Take pictures at Tower Bridge
Oh, London, you’ve managed to fool us all. We all thought that London Bridge was the impressive one, but alas, it turns out that Tower Bridge is what makes an appearance in all the movies and TV shows. You have to admit, that architecture is pretty spectacular, though, so we can forgive the Brits this time. You can easily snap a photo of this bridge from along the Thames River or enjoy a leisurely walk across it. However, if you’re an architecture nerd, you can actually go inside the bridge and get a view through the glass floor, visit the Victorian engine rooms and browse the exhibitions. How cool is that? You can get tickets here or – if you’ve purchased the London Pass, tickets are included!
Ride the London Eye
The London Eye is a essentially a slow ferris wheel with insulated glass capsules that offers amazing, 360 views of the entire city of London. I rode it during my first trip to London and loved it (plus I got lots of photos, although I wasn’t such a stellar photographer back in the day). It’s an awesome opportunity to see the whole city from above, which is great when you’re in London for the first time. Plus, ticket prices are really reasonable. If you do plan to ride it, I strongly recommend buying your ticket ahead of time because the London Eye almost always has a long line.
Brush up on history at The Tower of London
The Tower of London, one of London’s UNESCO World Heritage sites, has served both as a prison and as a castle in the past and is honestly one of the coolest things to do when visiting London. Here, you’ll be exposed to a 1000 years of history, and hear captivating stories of prisoners and royals. The world-famous Crown Jewels are on display here, as are the Royal Armories. It’s really fascinating, even if you aren’t a big museum or history buff. My family and I had a great time here, despite the fact that we almost never visit museums when we travel together. Tickets are included in the London Pass if you get one. Otherwise, purchase them ahead of time here.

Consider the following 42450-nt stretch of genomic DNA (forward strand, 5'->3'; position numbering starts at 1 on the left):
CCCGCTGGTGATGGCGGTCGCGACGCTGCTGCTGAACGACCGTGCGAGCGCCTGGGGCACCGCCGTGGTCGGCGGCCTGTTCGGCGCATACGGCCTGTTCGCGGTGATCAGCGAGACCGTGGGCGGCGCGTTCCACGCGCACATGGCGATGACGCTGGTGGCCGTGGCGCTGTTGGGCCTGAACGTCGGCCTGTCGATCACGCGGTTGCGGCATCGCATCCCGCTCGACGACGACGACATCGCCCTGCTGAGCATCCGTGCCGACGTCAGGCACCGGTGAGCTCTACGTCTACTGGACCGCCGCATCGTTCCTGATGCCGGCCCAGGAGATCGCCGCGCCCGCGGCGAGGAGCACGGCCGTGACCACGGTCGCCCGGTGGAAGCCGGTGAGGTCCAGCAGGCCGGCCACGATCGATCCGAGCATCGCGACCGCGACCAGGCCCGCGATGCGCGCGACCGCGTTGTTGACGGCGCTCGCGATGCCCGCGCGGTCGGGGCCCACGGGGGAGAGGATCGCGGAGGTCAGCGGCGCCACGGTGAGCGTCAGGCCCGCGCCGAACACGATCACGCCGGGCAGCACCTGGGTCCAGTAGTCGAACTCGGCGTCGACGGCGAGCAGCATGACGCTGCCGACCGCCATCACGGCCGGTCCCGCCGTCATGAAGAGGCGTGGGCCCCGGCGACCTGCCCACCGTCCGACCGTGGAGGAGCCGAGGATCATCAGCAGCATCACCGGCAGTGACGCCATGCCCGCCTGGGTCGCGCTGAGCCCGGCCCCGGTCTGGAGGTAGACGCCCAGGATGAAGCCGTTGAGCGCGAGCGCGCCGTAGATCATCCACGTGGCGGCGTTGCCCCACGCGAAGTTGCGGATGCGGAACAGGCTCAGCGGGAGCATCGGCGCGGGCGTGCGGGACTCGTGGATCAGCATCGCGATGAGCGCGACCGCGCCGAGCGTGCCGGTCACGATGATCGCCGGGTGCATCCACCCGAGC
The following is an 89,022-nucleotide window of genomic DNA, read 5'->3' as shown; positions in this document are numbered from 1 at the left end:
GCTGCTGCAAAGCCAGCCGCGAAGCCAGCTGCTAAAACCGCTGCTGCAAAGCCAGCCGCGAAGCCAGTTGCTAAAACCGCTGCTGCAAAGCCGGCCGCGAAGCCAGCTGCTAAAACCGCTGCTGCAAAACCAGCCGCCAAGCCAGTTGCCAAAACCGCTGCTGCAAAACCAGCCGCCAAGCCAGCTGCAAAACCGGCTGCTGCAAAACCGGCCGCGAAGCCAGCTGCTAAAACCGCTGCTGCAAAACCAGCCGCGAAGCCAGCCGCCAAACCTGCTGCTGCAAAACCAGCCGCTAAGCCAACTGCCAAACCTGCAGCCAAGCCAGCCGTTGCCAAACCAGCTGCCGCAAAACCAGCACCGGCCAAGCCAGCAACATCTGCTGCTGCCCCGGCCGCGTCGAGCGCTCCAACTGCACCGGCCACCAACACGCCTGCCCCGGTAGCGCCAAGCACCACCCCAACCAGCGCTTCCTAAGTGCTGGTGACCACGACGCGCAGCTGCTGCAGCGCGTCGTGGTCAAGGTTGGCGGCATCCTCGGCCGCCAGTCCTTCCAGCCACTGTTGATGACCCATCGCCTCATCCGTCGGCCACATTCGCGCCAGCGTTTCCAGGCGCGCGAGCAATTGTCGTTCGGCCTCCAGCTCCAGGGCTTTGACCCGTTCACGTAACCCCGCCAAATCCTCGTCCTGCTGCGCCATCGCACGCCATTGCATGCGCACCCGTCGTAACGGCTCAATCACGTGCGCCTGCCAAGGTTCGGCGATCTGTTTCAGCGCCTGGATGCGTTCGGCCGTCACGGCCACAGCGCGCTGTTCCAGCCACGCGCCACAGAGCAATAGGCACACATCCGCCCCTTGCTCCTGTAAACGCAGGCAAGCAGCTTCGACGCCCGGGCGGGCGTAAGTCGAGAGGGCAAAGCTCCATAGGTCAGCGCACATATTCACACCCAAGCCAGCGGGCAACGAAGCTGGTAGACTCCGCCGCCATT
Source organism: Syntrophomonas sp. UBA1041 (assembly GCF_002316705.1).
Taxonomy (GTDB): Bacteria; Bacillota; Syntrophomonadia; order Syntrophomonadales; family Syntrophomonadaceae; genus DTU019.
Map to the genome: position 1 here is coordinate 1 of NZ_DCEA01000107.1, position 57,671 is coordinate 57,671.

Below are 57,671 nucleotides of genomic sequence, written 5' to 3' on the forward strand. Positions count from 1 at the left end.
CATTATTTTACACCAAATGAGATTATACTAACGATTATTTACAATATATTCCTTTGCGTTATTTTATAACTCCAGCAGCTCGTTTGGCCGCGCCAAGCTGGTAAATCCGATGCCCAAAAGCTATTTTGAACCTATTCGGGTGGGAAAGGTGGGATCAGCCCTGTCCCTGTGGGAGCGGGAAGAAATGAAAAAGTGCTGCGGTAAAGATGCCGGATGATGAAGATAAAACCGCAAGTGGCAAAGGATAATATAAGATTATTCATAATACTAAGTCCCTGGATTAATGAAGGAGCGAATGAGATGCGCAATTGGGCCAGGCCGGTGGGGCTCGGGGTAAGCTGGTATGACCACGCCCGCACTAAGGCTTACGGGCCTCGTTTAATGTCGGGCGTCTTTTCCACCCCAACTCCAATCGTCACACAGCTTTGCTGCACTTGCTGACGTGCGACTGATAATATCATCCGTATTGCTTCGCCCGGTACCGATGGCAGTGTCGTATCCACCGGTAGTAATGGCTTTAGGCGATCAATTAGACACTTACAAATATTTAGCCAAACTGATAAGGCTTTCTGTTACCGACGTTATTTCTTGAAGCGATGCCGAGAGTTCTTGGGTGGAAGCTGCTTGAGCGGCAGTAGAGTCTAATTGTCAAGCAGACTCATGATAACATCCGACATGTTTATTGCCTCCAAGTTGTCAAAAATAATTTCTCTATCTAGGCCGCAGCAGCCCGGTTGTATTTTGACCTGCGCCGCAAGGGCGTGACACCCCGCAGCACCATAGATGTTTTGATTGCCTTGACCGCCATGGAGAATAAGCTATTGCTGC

Explore Parliament Square
This area known as Parliament Square is home to three iconic buildings in London: Westminster Abbey, the Houses of Parliament, and, of course, Big Ben. My family and I decided that just taking pictures around here was enough, so we didn’t go into any of the buildings, which I regret. I would have loved to explore Westminster Abbey, one of the most important Gothic buildings in all of England. If you do decide to go (I’ve head it’s amazing from fellow travelers), be sure to get your ticket ahead of time if you haven’t purchased a London Pass, where it’s included.
Shop at iconic shops and local markets
Does it even get more iconic than Harrods, the world-famous luxury department store opened in 1849? Didn’t think so. Although I personally didn’t buy anything there, I had a great time browsing through the store. You can also do high tea at Harrods, which I’ve been told is awesome. For those that want to do proper British / European (window) shopping, but maybe not quite at the luxury level of Harrods, check out Oxford Street for all the brand name shops. It’s a shopaholic’s dream. If flea markets and eclectic shops are more your scene (like me), then head over to Camden Market – it has everything from vintage furniture to arts and crafts to alternative fashion. And, seeing as you’re in London for the first time and will need souvenirs, it’s a great place to pick up original trinkets.